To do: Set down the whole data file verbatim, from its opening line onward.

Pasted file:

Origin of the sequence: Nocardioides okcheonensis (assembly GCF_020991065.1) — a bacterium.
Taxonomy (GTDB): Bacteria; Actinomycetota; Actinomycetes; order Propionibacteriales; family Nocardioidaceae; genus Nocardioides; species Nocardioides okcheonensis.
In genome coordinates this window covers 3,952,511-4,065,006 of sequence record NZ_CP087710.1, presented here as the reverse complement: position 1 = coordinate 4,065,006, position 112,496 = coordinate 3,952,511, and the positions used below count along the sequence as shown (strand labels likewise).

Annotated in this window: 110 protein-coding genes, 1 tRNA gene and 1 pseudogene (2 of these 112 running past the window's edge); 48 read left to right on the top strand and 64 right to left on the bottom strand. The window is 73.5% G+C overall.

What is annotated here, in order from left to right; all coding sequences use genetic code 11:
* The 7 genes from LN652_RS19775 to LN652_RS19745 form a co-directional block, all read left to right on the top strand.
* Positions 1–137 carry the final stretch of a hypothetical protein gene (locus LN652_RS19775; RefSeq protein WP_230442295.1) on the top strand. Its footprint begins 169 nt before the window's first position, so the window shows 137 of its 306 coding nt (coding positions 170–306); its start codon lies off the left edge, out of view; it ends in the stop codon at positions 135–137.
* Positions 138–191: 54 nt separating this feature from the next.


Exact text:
Origin of the sequence: Nocardioides okcheonensis (assembly GCF_020991065.1) — a bacterium.
Taxonomy (GTDB): Bacteria; Actinomycetota; Actinomycetes; order Propionibacteriales; family Nocardioidaceae; genus Nocardioides; species Nocardioides okcheonensis.
In genome coordinates this window covers 3,952,511-4,065,006 of sequence record NZ_CP087710.1, presented here as the reverse complement: position 1 = coordinate 4,065,006, position 112,496 = coordinate 3,952,511, and the positions used below count along the sequence as shown (strand labels likewise).

Annotated in this window: 110 protein-coding genes, 1 tRNA gene and 1 pseudogene (2 of these 112 running past the window's edge); 48 read left to right on the top strand and 64 right to left on the bottom strand. The window is 73.5% G+C overall.

What is annotated here, in order from left to right; all coding sequences use genetic code 11:
* The 7 genes from LN652_RS19775 to LN652_RS19745 form a co-directional block, all read left to right on the top strand.
* Positions 1–137 carry the final stretch of a hypothetical protein gene (locus LN652_RS19775; RefSeq protein WP_230442295.1) on the top strand. Its footprint begins 169 nt before the window's first position, so the window shows 137 of its 306 coding nt (coding positions 170–306); its start codon lies off the left edge, out of view; it ends in the stop codon at positions 135–137.
* Positions 138–191: 54 nt separating this feature from the next.